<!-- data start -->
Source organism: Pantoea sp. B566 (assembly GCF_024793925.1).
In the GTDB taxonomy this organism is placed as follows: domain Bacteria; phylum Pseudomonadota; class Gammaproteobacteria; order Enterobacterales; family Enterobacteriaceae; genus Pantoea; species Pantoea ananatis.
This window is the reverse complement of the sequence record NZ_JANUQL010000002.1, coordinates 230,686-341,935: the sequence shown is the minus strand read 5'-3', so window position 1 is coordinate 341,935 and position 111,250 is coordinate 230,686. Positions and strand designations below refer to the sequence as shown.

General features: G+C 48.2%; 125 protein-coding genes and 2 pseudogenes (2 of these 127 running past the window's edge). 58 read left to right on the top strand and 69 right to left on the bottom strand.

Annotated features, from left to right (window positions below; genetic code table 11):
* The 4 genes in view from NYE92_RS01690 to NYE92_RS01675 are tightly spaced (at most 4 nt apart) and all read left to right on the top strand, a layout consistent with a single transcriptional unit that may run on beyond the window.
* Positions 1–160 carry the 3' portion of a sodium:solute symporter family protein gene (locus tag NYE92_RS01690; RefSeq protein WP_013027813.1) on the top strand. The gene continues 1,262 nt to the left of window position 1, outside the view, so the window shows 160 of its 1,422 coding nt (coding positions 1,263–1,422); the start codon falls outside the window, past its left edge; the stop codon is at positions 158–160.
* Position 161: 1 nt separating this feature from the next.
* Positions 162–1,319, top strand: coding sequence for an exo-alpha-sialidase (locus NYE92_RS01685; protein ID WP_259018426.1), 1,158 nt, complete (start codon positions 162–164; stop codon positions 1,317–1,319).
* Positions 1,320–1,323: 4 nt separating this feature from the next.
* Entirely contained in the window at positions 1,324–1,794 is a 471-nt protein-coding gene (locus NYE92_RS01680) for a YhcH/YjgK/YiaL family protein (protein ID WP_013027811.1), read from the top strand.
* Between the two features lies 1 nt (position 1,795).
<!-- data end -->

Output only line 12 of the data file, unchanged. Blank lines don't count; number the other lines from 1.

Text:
* Between the two features lies 1 nt (position 1,795).